At SIFMA’s Annual Meeting in New York this week, SEC Chairman Mary Schapiro was on hand to deliver a speech on “The Road to Investor Confidence.”
Schapiro announced that she has asked her staff to come up with two new market structure proposals focusing on sponsored exchange access, in particular naked access where firms directly trade on exchanges through their broker’s access, and high frequency trading.
“In recent weeks we have proposed rules that would address the inequities of flash orders and dark pools of liquidity,” said Schapiro. “But I believe there is much more to do to bring about greater market transparency and fairness.”
Schapiro noted that the risks around sponsored exchange access are driving the commission’s work. “It will focus on arrangements that enable unfiltered access to non-regulated entities – in many cases, high frequency traders – to exchange systems,” said Schapiro.
She explained, “I liken it to giving your car keys to a friend who doesn’t have a license and letting them drive unaccompanied.”
Schapiro added that the concern is that broker-dealers perform vital gatekeeper functions and that they are important to maintaining the integrity of the markets. “We should not sacrifice the stability and fairness of the markets to give a trader a millisecond advantage,” she said.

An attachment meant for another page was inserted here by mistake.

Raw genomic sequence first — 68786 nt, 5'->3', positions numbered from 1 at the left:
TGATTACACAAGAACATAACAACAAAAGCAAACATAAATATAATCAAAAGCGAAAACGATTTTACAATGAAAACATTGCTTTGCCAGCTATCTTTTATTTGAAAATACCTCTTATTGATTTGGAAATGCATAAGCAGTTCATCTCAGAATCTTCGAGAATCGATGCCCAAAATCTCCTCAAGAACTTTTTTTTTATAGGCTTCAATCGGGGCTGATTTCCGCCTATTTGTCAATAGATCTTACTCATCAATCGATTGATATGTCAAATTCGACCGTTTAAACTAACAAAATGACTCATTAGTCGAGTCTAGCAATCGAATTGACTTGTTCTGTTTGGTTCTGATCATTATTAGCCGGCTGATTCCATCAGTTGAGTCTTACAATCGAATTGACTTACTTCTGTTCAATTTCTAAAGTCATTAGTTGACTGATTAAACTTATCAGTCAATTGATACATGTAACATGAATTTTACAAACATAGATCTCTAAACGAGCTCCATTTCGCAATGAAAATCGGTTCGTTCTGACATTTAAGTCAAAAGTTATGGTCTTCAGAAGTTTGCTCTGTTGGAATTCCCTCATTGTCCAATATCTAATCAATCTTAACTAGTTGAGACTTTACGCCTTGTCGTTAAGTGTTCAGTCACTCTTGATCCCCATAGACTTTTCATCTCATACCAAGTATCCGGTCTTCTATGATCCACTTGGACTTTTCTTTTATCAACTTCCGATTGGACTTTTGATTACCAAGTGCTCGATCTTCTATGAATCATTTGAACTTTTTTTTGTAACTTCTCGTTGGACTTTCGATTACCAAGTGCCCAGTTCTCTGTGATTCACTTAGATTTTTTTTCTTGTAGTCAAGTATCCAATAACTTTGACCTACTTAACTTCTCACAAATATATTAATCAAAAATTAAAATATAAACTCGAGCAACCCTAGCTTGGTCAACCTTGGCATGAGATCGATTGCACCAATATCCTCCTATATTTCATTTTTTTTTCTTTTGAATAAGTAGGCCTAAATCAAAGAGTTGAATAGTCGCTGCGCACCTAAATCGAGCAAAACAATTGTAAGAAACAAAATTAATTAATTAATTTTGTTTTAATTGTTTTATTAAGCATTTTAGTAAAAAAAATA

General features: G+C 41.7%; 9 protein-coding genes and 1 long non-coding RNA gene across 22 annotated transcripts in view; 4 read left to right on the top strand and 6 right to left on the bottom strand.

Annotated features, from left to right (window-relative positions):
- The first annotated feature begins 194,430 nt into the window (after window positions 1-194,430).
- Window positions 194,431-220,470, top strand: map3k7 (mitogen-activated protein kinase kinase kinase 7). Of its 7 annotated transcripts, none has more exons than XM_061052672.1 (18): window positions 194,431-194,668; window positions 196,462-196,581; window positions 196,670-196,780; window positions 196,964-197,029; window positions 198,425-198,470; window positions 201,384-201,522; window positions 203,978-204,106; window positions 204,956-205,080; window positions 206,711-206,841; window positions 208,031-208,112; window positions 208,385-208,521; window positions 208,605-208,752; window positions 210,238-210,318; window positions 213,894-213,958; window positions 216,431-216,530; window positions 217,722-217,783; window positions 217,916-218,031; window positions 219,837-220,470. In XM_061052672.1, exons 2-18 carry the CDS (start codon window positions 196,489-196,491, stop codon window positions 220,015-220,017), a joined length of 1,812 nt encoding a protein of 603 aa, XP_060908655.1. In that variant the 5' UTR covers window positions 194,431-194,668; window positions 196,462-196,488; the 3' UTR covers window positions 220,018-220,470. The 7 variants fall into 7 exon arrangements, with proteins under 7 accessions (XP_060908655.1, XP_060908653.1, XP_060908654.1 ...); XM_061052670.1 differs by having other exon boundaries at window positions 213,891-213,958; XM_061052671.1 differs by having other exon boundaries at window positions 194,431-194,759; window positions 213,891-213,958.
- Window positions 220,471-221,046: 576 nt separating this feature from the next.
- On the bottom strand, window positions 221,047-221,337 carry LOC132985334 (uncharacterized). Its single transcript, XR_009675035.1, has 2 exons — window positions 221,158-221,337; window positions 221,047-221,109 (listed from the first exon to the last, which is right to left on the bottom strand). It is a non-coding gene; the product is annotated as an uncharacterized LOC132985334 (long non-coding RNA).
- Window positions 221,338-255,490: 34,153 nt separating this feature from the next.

“I recognize some markets have been seeking to address this issue, but I also worry that competitive pressures could delay an effective solution – one that would apply across all markets to assure a level playing field for all investors,” Schapiro said.
Schapiro also explained that the second proposal on high frequency trading would look for a deeper understanding of strategies and activities of high frequency traders and the potential impact on the markets and investors. “We need to consider whether there are additional legislative authorities needed to address new types of market professionals whose activities may not be sufficiently regulated,” she said.
She explained that the SEC is also currently seeking public comments on dark liquidity in all forms from dark pool ATSs to internalization pools at major firms, dark order types on exchanges and ECNs. In addition she said that the SEC is expecting to seek public comment on co-location and she has also asked her staff to review rules governing ATSs.
Schapiro also pointed out that one of the gaps the SEC is looking to fill is in the area of hedge funds, which “have flown under the regulatory radar for far too long.”
“The administration has recommended- and I support – a requirement that advisers to private funds register with the SEC. And I will work with Congress to avoid creating broad new carve-outs of exceptions that could come back to haunt investors years later,” she said.